Thursday, 7 January 2010

A sensitive blogger...I really wouldn't have guessed.

On my Twitter account I'm currently subscribed to feeds from around 60 or so sources, all of which in general I rather enjoy. Stand-outs for me include Ray Wang, Jeremiah Owyang, and Dennis Howlett - real serial bloggers all of them with very interesting, and at times, challenging opinions. I like this.

But yesterday something interesting happened. It seems Dennis got a bit sensitive. In response to the following blog post ( where Dennis wrote on the bullshit which  abounds regarding the demise of SAP in 2010 Dennis received a number of anonymous thumbs down votes prompting him to post on Twitter...

"what dick brains are giving this minus votes?"

I immediately rushed to Dennis' aid to offer solidarity (on Twitter at least) as I feel his article was a well written and well informed piece offering a realistic view, in my opinion, of where SAP currently is and in many ways where it needs to get to. Overall a positive assessment of a solid business.

On reflection I think it probably wasn't necessary to defend Dennis, he strikes me as a pretty robust character, he surely must be, he follows the England Cricket team, something which requires a similar degree of masochism I can identify with as a supporter of the Scottish National Football team.

If I can opine I think that what happened on the blog rating is a direct reflection of Dennis being brought into the inner sanctum of SAP as a 'Mentor'. To the outside world such a fierce critic of SAP offering a thoughtful and more informed insight into the Companies goals, aspirations, and possibilities for 2010 could be seen as some kind of 'sell-out' or at least a softening in the eyes of those who forwarded and retweeted Dennis' YouTube channel videos e.g. 5 SAP Failures (featuring Ray Wang).

In many ways it reminded me of a time quite some years ago now when the band I played in had an exceptionally fierce critic. Every gig, every single, every album released would be met with derision. Frustrating though it was we used to joke that if he ever heard us break wind he would claim that we did it in the wrong key! Eventually I called the guy and politely invited him to join us in the studio one day during a recording session. He came along and I found him engaging, we exchanged views on what made good records, he watched us work and record, and we both left having established respect for each other and our musical foundations based on widely different genres. In the future whilst his reviews were not overwhelmingly positive there was a candour in the writing of the articles and a final rating (usually 3 stars out of 5) which reflected an informed appreciation of what made us who we were. Maybe Dennis was merely reflecting similar in his article.

Looking at things from the SAP side I can only congratulate SAP in engaging actively with people like Dennis and yes, seeking his input and advice, after all that's what participating in Social Media channels is about and probably what more companies need to learn. You need to 1. Listen to what people are saying about you and/or your products, 2. Engage, understand and work with those (customers, analysts) who offer constructive feedback and use this to positively change your offering or approach, and, 3. Create from this a group of staunch advocates who share and promote your organisation's values/products/services.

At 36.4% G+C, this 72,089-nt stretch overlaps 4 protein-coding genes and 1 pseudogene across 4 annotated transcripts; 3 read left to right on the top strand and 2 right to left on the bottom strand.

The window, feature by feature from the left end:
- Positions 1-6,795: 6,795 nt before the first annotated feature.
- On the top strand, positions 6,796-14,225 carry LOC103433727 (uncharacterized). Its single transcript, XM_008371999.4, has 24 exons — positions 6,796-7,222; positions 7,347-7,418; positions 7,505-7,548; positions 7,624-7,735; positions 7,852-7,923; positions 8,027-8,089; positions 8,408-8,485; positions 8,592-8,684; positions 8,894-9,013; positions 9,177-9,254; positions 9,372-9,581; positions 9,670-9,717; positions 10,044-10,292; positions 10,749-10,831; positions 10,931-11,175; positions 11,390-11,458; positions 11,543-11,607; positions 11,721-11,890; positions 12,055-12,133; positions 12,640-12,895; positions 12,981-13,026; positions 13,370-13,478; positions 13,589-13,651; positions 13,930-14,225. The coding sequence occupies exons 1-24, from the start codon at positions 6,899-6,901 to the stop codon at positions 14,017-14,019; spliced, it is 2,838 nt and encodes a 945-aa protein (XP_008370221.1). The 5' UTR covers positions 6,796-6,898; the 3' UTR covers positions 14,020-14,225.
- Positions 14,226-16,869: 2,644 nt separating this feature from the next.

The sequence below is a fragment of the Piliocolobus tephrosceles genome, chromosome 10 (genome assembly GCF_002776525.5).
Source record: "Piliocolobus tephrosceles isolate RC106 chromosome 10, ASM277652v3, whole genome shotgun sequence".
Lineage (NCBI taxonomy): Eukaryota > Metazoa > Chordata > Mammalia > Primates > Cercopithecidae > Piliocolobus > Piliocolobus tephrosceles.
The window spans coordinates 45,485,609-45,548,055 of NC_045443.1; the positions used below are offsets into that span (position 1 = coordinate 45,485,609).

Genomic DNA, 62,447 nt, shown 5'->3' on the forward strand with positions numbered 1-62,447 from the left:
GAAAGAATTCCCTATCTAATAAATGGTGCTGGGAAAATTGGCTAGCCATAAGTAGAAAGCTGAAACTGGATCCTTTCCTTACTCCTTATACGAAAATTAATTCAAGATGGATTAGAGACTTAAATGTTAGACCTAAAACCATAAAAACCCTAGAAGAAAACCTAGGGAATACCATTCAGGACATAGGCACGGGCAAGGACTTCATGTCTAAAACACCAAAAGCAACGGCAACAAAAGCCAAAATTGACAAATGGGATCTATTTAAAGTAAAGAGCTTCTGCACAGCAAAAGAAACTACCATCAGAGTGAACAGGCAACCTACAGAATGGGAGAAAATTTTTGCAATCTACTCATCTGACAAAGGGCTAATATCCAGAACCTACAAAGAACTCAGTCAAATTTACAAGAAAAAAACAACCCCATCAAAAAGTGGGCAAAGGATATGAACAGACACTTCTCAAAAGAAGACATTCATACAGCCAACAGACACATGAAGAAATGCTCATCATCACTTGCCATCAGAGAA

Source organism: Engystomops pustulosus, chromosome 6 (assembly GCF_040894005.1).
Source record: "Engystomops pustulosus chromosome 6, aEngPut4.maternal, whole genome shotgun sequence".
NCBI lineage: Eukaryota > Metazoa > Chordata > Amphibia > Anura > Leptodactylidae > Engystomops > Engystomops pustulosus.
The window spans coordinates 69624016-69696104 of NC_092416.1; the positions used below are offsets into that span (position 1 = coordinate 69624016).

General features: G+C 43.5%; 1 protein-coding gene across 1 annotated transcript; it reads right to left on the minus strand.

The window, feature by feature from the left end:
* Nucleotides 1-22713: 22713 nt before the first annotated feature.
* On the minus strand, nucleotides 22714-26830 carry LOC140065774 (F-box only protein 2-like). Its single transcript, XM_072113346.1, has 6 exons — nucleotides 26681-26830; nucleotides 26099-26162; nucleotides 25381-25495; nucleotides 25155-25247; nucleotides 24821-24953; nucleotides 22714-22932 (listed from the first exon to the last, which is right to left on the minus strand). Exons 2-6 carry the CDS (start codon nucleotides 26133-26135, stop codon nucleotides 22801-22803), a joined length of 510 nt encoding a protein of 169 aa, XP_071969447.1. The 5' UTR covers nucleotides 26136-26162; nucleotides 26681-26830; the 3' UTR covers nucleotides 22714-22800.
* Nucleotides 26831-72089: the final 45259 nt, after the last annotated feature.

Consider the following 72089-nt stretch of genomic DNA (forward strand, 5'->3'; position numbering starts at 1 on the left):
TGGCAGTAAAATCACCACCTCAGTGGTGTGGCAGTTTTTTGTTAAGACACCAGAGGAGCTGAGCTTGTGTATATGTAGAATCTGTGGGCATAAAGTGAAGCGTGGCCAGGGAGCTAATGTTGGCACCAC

Participation is also about taking criticisms on the chin and accepting other points of view which, despite the Twitter outburst yesterday, I guess Dennis knew already. And Dennis, in case you were wondering, I really do hope that South Africa win the Test.


  1. Heh - surprisingly, SAP has been very supportive of my recent posts about them. That includes some pretty serious people with whom I've had my share of run-ins.

    They 'get' dealing with curmudgeons like me very well and on occasion invite peeps like me to the Big Man's table. Trust me when I say that's warmly appreciated.

    My issue was more to do with the fact the post was being voted down but without any apparent comment as to why. Now if someone had said: 'Oy - self serving bastard' I could understand that. But without knowing where the issue lays it's impossible for me to address. To me, such actions are dopey and, quite frankly, cowardly.

    I'm not afraid of taking hits - it's part of sticking my neck out in an otherwise bland, PR friendly media. But come on - if you want to skewer me, at least have the nuts to say why.

    As to SA v ENG cricket - as I type this, I am watching Colly and Bell doing a sterling job resisting what I thought was a done deal in SA's favour. Whatever happens in the next hour or so, both sides have played magnificently. I always applaud that.

  2. Dennis, I'm totally with you on the anonymous posting - makes otherwise cowardly people feel brave and feel like they've scored a victory for the little man - sometimes they even are, quite literally, little men.

    Keep rolling with the punches Dennis. Love the opinions. One of my endearing memories of working at Siebel was on my first day when a Senior Exec asked us to promise him that we'd always have an opinion and be prepared to stand behind it, "never, ever be boring", he said, "I just hate that!". I've held that thought ever since then.

    Ooops another wicket gone I see!